How to Plan Your Trip to the Amazing Country of Colombia

By now you might have noticed the love I have for my home country, even if I’m not living there. First-time travelers to Colombia usually ask me what to do, and my answer is always ‘what are you looking for?’. There are multiple options for things to do and to see, so depending on your interests, this is how to plan a trip to Colombia. Also, here are a few tips on what NOT to do when in Colombia.

 

If you like beach and camping, go to Palomino or Parque Tayrona.

playa del cabo Photo: Erik Cleves Kristensen

 

The Tayrona National Natural Park is a protected area in the Colombian northern Caribbean region. Some of the best beaches are in this area and it’s a paradise for those who seek some quiet [and inexpensive] time. There’s no luxury here. You can find a few hotels that offer some comfort, but this place is better enjoyed in a tent. Long beaches with blue waters, open sea, big waves, palm trees and a cool soft breeze at night. Palomino is a little bit further than the Tayrona Park, right in the border of La Guajira region, possibly less popular, but equally gorgeous.

 

How to get there

To get here, you’ll need to take a car service called “Puerta-Ruta” (door to route) from Cartagena or Santa Marta, which will pick you up wherever you are and drop you off at the entrance of the park. You will need to find your way to your hostel or camping spot; you can take a moto-taxi. Learn how to pronounce the name or have it written somewhere so people can guide you if you’re lost.

 

Where to stay and what to do

I found my spot in Palomino through booking.com, but some people just show up and look for any availability. My hostel was called Finca Escondida. Can’t say I loved it, but it looked very clean for camping purposes and the food was decent. In Palomino, you can go for long walks along the beach, tubing down the river, explore the little town or just sit on the white sand and read (which is what I did). In Tayrona, there are more activities and most likely you’ll find another foreigner(s) in your same situation to discover the place with. One of the most interesting things to do around here is visiting the indigenous towns up in La Sierra and doing the 4-day trek to Ciudad Perdida (the lost city).

 

If you prefer a cool city vibe, go to Medellín

medellin colombia_joanna riquett

 

Here’s a full article on things to do in Medellín I wrote recently. It feels like there’s a lot happening here, young people wanting to succeed, cool bars and restaurants popping up and overall a forward thinking feeling. Medellín has fought hard to overcome the reputation it gained from drug cartels and war. In the past 10 or 15 years, it has implemented innovative strategies to give a new air to the city, not only for international travelers but its citizens. Naturally, this has awakened the interest of entrepreneurs, investors and curious travelers and each year the amount of visitors and expats flooding into the city grows.

 

Medellín is not only a cool city, it has a lot to offer on the nature side. Surrounded by mountains, just a short road trip away can take you deep into the mountains and lakes to enjoy green landscapes and fresh breeze. Also, if you are able to go around Christmas times, the city is decorated with some of the most impressive city lights decorations of the world. Definitely a city to see in Colombia.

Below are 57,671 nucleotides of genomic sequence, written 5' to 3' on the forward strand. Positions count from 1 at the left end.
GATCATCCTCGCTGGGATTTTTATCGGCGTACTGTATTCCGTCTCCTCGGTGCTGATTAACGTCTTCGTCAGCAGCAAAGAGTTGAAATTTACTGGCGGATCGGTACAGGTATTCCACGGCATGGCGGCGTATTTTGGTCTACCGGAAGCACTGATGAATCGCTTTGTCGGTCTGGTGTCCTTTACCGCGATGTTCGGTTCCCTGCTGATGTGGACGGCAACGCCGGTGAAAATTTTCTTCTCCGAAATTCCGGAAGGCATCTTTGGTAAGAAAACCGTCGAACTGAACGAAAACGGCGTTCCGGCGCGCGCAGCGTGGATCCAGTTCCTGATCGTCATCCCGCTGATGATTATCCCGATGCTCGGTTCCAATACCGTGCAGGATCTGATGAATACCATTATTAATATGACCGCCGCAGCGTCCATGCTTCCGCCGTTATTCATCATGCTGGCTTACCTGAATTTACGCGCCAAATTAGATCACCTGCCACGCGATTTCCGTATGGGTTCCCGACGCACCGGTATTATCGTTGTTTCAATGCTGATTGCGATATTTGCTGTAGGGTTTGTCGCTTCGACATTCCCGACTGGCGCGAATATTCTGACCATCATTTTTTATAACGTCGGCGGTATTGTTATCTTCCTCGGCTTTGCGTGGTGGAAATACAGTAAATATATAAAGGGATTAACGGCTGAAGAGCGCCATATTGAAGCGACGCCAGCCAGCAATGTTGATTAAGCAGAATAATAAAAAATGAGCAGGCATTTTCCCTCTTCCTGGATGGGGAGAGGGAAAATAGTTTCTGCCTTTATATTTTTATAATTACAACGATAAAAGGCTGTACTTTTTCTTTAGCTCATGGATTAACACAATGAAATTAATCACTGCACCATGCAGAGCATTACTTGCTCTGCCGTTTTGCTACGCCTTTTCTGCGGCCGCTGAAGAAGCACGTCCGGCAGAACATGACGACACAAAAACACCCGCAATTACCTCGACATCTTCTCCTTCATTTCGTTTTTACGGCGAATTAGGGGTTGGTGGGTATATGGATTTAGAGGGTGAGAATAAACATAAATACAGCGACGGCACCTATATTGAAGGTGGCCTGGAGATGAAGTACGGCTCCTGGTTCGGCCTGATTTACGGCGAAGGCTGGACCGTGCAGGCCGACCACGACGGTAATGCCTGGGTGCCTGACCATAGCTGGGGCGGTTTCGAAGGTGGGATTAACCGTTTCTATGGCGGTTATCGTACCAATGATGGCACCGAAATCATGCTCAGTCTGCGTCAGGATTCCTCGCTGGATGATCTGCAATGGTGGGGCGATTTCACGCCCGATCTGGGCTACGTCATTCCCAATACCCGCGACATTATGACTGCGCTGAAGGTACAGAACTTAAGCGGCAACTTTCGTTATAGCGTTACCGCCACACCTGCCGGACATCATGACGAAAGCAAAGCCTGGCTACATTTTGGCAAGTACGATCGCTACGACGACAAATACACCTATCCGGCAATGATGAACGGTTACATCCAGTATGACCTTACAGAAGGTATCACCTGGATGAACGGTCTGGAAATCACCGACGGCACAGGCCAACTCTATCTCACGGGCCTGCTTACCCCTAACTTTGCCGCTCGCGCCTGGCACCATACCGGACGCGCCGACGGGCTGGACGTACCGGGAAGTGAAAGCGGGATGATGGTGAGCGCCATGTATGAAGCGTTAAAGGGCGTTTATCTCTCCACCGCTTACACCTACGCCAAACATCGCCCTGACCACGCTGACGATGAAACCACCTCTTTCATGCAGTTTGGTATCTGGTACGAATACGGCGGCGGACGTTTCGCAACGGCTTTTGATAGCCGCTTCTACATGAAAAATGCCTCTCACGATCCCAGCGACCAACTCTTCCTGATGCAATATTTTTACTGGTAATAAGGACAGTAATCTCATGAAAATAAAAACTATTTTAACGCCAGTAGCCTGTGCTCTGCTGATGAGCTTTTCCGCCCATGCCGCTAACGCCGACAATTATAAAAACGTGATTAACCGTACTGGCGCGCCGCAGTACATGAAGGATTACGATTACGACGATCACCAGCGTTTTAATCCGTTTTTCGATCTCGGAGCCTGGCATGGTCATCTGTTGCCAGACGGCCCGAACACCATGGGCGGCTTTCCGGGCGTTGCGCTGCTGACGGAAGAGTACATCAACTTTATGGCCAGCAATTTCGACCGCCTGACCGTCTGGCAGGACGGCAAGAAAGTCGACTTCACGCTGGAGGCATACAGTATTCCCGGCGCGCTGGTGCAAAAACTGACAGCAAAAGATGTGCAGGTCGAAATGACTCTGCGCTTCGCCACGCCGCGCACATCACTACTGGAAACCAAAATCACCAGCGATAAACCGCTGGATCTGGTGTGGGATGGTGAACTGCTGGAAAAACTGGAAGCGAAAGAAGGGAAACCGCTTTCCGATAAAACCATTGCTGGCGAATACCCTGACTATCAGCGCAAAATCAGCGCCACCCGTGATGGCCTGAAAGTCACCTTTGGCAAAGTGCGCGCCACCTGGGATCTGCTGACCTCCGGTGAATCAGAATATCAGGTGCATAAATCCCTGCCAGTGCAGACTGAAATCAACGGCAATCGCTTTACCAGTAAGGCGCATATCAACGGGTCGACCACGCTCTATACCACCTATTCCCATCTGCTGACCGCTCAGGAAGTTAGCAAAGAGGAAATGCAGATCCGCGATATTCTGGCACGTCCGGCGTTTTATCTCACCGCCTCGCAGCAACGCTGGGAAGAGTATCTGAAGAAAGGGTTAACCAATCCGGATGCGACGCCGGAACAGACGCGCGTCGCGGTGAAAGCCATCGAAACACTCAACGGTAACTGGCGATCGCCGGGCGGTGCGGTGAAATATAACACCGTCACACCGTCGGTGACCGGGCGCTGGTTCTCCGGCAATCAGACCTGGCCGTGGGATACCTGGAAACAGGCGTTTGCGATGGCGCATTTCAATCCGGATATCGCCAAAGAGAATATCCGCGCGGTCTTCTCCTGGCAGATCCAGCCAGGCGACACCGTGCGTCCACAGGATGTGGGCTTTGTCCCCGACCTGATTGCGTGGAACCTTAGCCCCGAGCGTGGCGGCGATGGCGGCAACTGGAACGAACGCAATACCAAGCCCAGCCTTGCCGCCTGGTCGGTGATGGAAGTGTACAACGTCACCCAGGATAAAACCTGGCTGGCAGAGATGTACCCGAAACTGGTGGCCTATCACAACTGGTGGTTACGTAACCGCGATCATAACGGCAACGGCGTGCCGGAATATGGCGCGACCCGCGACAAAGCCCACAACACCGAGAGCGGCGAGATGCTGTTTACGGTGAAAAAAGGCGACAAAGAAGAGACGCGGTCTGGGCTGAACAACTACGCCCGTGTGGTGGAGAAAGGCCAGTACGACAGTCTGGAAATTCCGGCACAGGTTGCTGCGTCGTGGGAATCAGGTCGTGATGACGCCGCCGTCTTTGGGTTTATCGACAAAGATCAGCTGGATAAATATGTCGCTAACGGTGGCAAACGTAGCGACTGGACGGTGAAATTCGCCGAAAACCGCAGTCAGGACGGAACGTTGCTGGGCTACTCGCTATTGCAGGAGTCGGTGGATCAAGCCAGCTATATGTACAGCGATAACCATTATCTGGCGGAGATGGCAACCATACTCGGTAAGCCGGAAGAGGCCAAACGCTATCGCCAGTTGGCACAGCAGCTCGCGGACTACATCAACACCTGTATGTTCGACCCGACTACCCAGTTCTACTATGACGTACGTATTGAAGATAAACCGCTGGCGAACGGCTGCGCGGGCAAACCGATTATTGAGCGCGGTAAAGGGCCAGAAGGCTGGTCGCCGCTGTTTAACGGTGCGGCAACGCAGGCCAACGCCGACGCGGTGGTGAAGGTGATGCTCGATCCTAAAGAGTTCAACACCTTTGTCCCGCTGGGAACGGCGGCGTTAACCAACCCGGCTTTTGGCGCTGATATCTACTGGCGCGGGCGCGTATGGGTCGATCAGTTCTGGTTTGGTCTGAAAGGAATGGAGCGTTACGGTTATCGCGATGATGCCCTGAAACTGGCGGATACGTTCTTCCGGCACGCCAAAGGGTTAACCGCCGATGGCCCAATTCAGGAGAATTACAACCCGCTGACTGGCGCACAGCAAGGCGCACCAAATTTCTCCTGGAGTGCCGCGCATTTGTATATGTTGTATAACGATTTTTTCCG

If you rather luxury, beaches and a colonial town go to Cartagena

cartaPhoto: Luz Adriana Villa

 

I also wrote this piece for Cartagena, but really the only thing you need to do here is to show up. Such a beautiful small town from the colonialism cloistered in old walls that used to protect the city from pirates and invasions. Today is one of the most famous destinations in the country and the one reference I always use to explain where my hometown Barranquilla is (just 1.5 hours driving away).

 

Some of the most luxurious hotels in the country, like Santa Clara, are located here, making the offer to splurge very tempting. The beaches within the city are not good, but with a short boat ride you can get to any of the 27 islands that conform the Islas del Rosario conglomerate. Some of them are too small to even call it an island, and some others are already very well-known, like Isla Barú. There is a variety of hotels in these islands where you can go and spend some days relaxing, or just take a day trip. If a day trip is your option, make sure to skip the aquarium and try Playa Blanca instead, or if you have your own boat, go to Cholón, a boat party island where the whole point is to show who has the best music and the hottest girls/boys.

 

If you want to meet locals, go to Bogotá

bogota Photo: Diego Gargía

 

I almost never tell people to go to Bogota and it is not because I don’t like it, but because it’s just a normal capital city. Of course, if you like city vibes, there’s also a lot happening here as well. Most of the companies, jobs, events and cool parties are here, so there’s an interesting mix of people. I realize I’ve never written about it before, so here are my two cents: make the best out of your trip here by connecting with the locals. More than visiting the city just to see it, Bogota is a great city to meet new people. Because they are used to receiving visitors from all over, it’s easier to engage in a conversation with strangers and end up partying with them. Bogotá is located in a valley, so outside of the city there are also many of options for hikes and getting in touch with nature.

 

Please don’t do the Paris Hilton and show up in a floral dress, beach hat, and no jacket, Bogotá is cold. Not all year-round of course, but it’s definitely colder than other cities in Colombia, temperatures ranging from 9 to 20°C, so make sure to check the weather report before showing up in a bikini. Spot highlight: Andrés Carne de Res, the crazy iconic restaurant located a bit outside of the city, in Chia, where you can go for lunch and leave after breakfast the next day after partying all night long. I haven’t been there in a long time, but I imagine it is still a lot of fun.